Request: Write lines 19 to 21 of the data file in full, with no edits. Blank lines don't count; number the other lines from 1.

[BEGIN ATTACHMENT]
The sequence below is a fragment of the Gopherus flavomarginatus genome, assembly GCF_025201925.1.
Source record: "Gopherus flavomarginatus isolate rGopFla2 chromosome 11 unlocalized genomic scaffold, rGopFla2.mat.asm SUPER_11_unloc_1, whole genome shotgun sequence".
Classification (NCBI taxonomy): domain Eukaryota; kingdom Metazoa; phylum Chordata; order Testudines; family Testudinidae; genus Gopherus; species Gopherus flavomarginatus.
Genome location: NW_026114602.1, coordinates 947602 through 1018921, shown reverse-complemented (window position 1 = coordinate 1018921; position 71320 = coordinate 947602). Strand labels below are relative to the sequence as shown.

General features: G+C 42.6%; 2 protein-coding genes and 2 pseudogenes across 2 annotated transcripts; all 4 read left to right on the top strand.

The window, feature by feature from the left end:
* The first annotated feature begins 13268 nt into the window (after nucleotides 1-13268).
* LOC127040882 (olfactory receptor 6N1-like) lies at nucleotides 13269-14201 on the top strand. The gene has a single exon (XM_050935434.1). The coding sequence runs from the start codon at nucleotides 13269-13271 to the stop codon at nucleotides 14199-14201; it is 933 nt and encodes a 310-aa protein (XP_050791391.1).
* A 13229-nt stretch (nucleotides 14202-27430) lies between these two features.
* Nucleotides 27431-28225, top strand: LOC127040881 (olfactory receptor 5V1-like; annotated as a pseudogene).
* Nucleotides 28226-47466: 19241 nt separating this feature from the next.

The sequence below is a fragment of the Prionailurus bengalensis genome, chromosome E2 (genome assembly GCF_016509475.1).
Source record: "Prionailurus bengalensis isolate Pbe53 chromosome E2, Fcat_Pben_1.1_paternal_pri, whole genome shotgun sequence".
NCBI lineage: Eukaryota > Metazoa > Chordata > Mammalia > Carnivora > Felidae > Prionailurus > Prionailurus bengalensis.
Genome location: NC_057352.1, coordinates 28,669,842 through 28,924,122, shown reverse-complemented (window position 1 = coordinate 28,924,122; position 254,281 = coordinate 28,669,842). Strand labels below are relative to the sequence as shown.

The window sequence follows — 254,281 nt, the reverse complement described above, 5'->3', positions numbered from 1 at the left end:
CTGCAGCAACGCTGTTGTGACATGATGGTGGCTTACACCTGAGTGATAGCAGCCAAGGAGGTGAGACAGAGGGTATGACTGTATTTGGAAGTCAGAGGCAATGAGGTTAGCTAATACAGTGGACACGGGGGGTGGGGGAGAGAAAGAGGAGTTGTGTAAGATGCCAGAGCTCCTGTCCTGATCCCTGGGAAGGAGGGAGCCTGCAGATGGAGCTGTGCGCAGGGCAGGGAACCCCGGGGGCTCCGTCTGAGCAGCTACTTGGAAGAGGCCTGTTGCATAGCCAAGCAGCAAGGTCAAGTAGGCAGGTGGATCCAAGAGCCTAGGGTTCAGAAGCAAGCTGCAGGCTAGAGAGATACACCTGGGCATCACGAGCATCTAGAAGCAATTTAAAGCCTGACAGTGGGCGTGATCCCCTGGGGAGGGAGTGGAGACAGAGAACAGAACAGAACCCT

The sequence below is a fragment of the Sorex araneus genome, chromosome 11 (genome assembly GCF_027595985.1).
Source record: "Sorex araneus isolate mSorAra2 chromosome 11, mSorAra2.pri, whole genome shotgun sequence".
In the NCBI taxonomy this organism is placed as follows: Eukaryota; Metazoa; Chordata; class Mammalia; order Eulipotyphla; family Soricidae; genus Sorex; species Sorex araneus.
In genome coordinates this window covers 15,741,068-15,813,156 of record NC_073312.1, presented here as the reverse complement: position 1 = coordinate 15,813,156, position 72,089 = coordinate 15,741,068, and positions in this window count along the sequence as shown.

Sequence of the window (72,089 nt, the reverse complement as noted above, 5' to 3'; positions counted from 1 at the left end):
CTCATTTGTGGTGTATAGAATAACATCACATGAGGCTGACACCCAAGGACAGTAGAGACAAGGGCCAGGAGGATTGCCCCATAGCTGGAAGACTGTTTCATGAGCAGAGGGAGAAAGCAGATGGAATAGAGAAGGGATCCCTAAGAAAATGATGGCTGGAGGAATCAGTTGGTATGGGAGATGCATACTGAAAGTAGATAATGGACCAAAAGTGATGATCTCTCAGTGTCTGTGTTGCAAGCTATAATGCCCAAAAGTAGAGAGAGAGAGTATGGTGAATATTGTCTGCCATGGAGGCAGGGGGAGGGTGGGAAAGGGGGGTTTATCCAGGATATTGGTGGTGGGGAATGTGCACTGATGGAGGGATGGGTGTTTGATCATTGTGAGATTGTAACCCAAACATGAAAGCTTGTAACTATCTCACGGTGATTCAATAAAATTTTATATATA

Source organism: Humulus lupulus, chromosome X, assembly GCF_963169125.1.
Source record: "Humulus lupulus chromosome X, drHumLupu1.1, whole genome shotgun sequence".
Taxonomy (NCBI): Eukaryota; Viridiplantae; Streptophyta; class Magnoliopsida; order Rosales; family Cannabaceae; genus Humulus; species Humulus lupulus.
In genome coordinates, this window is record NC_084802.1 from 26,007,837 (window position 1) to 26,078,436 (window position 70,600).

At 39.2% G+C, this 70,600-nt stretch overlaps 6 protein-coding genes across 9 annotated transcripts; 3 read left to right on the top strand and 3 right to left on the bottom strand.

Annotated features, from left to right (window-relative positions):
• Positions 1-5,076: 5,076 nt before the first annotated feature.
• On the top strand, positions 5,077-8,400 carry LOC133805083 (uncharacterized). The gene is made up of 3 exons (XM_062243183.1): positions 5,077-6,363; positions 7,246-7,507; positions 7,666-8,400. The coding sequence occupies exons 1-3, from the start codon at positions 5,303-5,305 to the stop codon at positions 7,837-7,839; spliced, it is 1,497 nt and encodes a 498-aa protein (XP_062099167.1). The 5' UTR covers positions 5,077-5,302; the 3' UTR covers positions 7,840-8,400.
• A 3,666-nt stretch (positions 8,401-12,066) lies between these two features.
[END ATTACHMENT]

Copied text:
Source record: "Sorex araneus isolate mSorAra2 chromosome 11, mSorAra2.pri, whole genome shotgun sequence".
In the NCBI taxonomy this organism is placed as follows: Eukaryota; Metazoa; Chordata; class Mammalia; order Eulipotyphla; family Soricidae; genus Sorex; species Sorex araneus.
In genome coordinates this window covers 15,741,068-15,813,156 of record NC_073312.1, presented here as the reverse complement: position 1 = coordinate 15,813,156, position 72,089 = coordinate 15,741,068, and positions in this window count along the sequence as shown.